Janis Joplin — Ode to a Pearl

With today being the anniversary of Janis Joplin’s death, I figured a blog to honor her contributions was only fitting.

I didn’t need to do much research to know what Janis was about. Though she was before my time, I cut my teeth on her music. Literally. My parents, both very much a part of the hippie culture, loved her music. I can remember hearing her songs long before I was old enough to know what they meant.

By the time I was seven or eight, I sang along to all her biggest hits—Ball and Chain, Piece of my Heart, and Me and Bobby McGee, being particular favorites of mine to this day.

When I started gathering facts on her life, the countless musicians who touted Janis as an influence in their work didn’t surprise me.

But as I mulled it over in my head, I couldn’t escape the irony. Influence.

What does it even mean?

In Janis’s words, she was a “misfit,” an outcast in the small town of Port Arthur, Texas were she was born. Yet Janis craved acceptance from those who influenced her—socially, at least

She tried to fit the mold in her own way, graduating high school and later attending the University of Texas for a short time at her parent’s insistence. But even in college, Janis was a lightning rod for controversy. She lived very much in two worlds, never comfortable in either.

The Daily Texan, the progressive campus newspaper at UT, ran a profile on Janis in 1962, aptly titled “She Dares to be Different.” Citing the article: “she wears Levi’s to class, goes barefoot, and always carries an Autoharp in case the urge strikes to break into song.”

So. Fucking. Cool.

Or not so much, as it turns out. Although Austin was a bastion of freedom compared to other places in Texas, it was still Texas. In 1962.

About the same time the article ran, Alpha Phi Omega, the big fraternity at the university, sponsored their traditional “Ugliest Man on Campus,” contest. For charity, of course.

You heard that right. For five bucks, students voted on their pick for the ugliest dude on campus. All in good fun. Though, I’m not really sure if Janis found it amusing when she won the title.

In her usual fashion, she smiled through the pain and then caught the next bus to San Francisco, vowing never to come back.

But she did. If not to the university, to Port Arthur.

After a couple failed attempts at launching her career, Janis returned home with a canvas bag full of hippie garb and a nasty drug habit. One can only assume what started as good fun, quickly turned to something darker for the girl who could never escape the stigma of being different.

Vowing to get clean, Janis tried to conform, going so far as teasing her hair into a traditional beehive and getting a job. But you can only pretend for so long. Eventually, Janis caved under the weight of the expectations of those who held the most influence.

Not content to live as a fraud, she went back to California to give music another chance. And the rest, they say, is history. History we all know. So I don’t need to re-write it.

Janis DID find her true voice and in it, the voice of her generation. She spoke of things she felt passion about. The war. Racism. Sexual repression.

But all that freedom came with a price. Because the sad truth is, Janis couldn’t silence the voices of those who influenced her, good and bad, or wash away the stain from the brushes that painted her soul all those years before.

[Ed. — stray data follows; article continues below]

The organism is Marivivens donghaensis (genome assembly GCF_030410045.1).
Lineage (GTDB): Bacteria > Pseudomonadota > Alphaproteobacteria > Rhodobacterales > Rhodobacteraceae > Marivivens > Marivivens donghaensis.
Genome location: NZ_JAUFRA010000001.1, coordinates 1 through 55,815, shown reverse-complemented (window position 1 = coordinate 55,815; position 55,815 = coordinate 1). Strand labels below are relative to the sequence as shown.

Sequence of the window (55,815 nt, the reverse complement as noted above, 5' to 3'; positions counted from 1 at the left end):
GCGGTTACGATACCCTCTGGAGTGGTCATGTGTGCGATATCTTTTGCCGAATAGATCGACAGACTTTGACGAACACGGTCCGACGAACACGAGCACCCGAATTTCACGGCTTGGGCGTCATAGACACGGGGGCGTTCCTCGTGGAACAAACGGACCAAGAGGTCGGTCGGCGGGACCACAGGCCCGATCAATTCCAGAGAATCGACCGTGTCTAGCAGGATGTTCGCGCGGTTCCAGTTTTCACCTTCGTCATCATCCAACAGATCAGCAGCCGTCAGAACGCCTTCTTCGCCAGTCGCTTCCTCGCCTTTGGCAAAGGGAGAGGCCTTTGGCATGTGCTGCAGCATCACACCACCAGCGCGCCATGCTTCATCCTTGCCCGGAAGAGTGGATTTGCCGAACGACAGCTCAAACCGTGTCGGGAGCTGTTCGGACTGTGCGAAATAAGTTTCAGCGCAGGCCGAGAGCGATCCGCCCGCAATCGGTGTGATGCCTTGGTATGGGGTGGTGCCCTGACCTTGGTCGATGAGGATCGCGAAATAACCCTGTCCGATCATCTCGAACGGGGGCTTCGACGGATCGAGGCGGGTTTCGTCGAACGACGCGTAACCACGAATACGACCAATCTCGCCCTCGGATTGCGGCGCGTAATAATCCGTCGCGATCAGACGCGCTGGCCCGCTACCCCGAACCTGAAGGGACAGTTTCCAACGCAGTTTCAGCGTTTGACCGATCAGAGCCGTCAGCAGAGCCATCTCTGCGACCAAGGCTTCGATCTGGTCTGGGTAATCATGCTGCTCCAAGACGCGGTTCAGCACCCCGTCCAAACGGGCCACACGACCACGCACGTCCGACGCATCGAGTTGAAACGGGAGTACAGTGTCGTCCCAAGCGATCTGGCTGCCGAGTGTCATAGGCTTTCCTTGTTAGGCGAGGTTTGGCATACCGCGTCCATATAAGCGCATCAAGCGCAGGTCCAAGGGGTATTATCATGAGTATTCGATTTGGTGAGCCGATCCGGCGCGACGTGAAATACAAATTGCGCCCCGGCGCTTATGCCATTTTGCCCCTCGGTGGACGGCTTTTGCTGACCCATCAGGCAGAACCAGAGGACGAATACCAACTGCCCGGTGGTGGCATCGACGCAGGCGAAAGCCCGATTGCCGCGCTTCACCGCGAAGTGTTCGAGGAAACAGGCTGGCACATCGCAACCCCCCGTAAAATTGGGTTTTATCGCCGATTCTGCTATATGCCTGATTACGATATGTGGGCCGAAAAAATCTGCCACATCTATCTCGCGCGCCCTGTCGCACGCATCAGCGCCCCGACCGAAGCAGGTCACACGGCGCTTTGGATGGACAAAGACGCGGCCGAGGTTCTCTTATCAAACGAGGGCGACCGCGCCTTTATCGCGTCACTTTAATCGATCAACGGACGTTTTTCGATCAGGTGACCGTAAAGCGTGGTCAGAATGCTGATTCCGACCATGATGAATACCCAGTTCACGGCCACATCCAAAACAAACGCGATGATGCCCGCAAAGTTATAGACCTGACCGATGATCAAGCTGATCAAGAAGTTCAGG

To hear her speak, it didn’t matter, what people said. But often, actions speak louder than words.

Just two months before she died, Janis returned to Port Arthur for her ten-year high school reunion. I suspect, to quiet those who’d ridiculed her and prove her success. Once home, though, she became a self-fulfilling prophecy, drinking to excess and flaunting a lifestyle those in Port Arthur could never understand, much less envy. She left her hometown for the last time feeling more rejection than love.

Which brings me back to my original thoughts about this article: Influence—and what it means. For all of us.

The notion is hidden in the subtext of many famous quotes.

“Beauty is in the eye of the beholder,” for example. What do you find beautiful? Open any magazine and you’ll get an answer for what some find beautiful. Those who influence fashion, at least.

But often those who influence don’t reflect. And if you try to live in their mirror, you’ll always fall short. A painful lesson Janis never learned.

But instead of seeing her life as a cautionary tale, I prefer to use it as a roadmap. It’s all there, folks—the potholes we should avoid on the journey to becoming our own true selves.

In the end Janis fell victim to the voices that influenced her. Until one day they got too loud and she silenced them for good.

Some might disagree, but I believe the biggest part of her legacy wasn’t her music. It was the way she lived by her own rules—always swimming against the tide.

It’s both ironic and tragic that her nickname was Pearl. In the sea, natural pearls are formed when a small irritant—usually a tiny grain of sand— works its way into an oyster. As the oyster fights back, releasing fluid to combat the irritant, a pearl is formed in the chaos. A tiny, luminescent ball. Beautiful, unique, and rare.

While composing this blog, a quote by George Bernard Shaw came to mind that I couldn’t shake: “He who can, does; he who cannot, teaches.”

And Janis taught us so much, even if she couldn’t master the lessons herself.

So when you think of Janis, remember, her death was but a footnote. A sad postscript. Don’t let her demise overshadow the wisdom of her teaching. I believe the greatest lesson can be summed up in a one short phrase: Don’t ever give those a voice that don’t deserve to be heard.

Living by that rule, we might all be a little happier. More content. And able to love ourselves, faults and all.